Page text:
If you think of using this call to not only discuss creating these standardized formats, but also as a place to discuss and propose a governance structure which could advocate for the work to develop in an open-source, FAIR, model - that would be powerful.


This idea appeals to me on a number of levels.

First, and probably most obvious, it would help provide for water arbitrage between utilities to deal with local shortages and surpluses. Provided there’s a physical connection. Without that standard data set, even if there were a physical connection, it would probably be very difficult to make water transfers.

Next, one of the challenges facing utilities of all stripes is the looming “Silver Tsunami”; the wave of retirements coming up in the next few years. These are senior personnel who have the deep knowledge needed to run utility systems. Standardized data protocols will help utilities train new workers and would increase worker mobility between utilities. This would be one less thing employees moving from one utility to another would need to learn. This standardization would also make it possible for colleges and universities to offer courses on manage water utility data and better prepare new workers for employment in the sector.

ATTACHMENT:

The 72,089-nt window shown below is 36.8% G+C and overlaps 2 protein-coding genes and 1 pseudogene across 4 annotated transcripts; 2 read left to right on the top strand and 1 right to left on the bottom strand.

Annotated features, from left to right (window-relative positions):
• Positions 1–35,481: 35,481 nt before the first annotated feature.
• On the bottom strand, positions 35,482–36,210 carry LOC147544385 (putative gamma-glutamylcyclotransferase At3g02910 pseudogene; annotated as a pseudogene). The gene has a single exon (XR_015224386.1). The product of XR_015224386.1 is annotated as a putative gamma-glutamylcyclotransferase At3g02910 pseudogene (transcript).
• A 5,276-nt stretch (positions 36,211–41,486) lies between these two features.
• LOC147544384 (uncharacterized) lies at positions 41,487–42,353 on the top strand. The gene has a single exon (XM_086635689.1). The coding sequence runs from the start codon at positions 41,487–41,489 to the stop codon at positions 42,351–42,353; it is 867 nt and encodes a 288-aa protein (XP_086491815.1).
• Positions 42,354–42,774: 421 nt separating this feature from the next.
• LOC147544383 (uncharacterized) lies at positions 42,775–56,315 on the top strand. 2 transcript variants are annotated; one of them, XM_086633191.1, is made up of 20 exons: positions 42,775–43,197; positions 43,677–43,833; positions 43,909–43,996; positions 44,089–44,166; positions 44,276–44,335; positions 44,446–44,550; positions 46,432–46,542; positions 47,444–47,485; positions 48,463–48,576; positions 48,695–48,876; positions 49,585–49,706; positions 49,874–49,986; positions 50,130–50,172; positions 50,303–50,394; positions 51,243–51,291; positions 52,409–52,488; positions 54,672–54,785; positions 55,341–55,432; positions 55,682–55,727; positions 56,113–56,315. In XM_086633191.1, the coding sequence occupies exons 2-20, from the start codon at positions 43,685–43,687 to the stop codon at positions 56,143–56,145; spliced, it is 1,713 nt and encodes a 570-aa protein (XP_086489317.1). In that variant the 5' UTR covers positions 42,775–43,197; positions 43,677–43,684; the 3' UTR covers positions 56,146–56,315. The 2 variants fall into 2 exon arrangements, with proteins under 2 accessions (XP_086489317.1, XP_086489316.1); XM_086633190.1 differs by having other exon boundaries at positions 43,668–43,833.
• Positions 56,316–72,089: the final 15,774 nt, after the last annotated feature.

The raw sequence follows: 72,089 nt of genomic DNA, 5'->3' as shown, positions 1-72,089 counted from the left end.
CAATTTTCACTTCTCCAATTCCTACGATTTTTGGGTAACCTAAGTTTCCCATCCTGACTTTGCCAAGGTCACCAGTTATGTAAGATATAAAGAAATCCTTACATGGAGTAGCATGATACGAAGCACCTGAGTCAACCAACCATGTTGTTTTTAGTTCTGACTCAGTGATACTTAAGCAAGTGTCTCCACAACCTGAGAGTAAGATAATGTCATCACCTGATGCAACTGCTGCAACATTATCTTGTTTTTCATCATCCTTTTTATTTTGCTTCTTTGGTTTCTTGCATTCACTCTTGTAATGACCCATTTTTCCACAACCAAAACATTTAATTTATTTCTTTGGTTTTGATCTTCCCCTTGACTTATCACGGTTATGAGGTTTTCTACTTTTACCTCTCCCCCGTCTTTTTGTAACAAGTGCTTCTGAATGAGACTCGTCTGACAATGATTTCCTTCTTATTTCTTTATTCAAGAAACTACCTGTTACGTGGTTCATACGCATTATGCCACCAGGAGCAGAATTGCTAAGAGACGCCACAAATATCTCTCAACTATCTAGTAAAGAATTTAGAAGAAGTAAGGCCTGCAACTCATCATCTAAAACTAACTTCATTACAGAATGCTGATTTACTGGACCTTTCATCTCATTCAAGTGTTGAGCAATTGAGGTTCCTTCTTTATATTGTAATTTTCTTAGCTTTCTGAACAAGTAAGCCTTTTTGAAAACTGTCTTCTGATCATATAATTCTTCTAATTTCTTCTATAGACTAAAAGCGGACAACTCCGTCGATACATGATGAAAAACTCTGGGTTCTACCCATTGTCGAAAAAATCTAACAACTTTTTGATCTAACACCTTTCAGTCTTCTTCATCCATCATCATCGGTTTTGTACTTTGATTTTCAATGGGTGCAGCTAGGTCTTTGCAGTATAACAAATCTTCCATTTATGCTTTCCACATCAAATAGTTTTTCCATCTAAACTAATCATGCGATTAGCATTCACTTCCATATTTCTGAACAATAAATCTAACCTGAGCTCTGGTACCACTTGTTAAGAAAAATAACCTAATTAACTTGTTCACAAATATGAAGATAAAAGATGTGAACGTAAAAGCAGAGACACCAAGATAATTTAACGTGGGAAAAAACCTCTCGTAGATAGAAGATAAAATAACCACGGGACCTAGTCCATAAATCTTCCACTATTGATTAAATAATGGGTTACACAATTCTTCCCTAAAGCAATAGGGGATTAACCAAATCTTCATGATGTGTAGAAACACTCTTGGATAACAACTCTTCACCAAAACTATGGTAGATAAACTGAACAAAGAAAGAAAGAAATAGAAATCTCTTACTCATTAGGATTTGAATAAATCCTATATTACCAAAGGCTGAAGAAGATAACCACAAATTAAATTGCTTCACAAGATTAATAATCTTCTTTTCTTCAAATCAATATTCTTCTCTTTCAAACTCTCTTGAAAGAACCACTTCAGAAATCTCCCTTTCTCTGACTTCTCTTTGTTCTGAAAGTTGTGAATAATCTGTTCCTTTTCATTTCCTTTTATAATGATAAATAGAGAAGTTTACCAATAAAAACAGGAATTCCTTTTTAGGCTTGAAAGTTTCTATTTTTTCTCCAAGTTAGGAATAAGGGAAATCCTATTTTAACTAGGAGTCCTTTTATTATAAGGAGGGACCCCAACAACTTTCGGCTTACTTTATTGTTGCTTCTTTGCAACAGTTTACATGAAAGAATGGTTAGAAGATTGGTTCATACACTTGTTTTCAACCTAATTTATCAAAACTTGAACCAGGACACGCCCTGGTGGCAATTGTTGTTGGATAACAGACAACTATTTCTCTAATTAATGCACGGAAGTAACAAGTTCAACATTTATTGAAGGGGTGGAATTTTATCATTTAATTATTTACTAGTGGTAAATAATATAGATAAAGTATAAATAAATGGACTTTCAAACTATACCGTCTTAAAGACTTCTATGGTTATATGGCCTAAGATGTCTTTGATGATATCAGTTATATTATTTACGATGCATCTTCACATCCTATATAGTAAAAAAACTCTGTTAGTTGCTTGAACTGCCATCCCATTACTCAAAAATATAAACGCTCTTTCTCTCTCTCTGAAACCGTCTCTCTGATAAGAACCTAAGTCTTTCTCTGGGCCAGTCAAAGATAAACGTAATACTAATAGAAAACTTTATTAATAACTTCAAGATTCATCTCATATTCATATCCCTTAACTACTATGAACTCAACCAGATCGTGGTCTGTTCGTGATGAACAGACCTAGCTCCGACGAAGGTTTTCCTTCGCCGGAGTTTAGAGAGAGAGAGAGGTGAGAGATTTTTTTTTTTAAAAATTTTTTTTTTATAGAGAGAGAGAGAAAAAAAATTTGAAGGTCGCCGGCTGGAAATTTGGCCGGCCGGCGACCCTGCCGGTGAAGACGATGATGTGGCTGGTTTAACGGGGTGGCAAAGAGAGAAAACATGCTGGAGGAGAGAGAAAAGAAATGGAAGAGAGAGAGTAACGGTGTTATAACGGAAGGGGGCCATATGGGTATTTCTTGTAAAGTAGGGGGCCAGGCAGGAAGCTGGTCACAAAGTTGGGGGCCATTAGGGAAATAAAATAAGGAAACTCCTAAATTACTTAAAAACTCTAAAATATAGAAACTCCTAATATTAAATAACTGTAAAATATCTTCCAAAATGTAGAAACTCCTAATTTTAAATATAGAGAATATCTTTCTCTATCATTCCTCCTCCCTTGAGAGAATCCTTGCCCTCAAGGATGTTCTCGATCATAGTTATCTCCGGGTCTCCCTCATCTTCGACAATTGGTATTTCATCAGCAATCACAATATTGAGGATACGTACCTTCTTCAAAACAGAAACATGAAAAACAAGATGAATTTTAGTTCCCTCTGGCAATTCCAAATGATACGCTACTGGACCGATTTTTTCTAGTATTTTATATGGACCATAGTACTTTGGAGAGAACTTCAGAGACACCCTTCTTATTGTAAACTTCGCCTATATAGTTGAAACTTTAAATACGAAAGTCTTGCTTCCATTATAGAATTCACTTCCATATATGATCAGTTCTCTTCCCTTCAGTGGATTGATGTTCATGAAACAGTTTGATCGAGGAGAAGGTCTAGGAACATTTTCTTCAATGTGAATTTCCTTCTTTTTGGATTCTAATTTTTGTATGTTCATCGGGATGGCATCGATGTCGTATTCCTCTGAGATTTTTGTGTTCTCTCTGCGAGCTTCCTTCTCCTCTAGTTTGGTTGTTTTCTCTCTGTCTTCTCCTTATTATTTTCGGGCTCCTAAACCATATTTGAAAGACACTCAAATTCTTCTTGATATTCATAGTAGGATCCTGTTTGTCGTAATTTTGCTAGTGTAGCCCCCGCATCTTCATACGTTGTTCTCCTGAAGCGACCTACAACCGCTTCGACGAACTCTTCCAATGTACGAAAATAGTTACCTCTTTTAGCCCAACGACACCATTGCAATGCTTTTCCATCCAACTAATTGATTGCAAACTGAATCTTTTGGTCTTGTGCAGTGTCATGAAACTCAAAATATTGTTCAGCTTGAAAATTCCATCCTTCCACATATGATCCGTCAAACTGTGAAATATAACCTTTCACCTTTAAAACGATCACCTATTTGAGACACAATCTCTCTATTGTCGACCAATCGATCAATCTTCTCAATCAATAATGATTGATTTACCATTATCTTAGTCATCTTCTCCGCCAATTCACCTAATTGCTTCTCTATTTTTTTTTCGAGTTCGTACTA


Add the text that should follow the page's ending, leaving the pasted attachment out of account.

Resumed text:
Third, it seems like data standardization would create new markets for information services to utilities by reducing barriers to entry.

I almost left out my own personal interest as an academic researcher in economics and policy. Standardizing data this way would make it far easier to perform impact studies and similar analyses.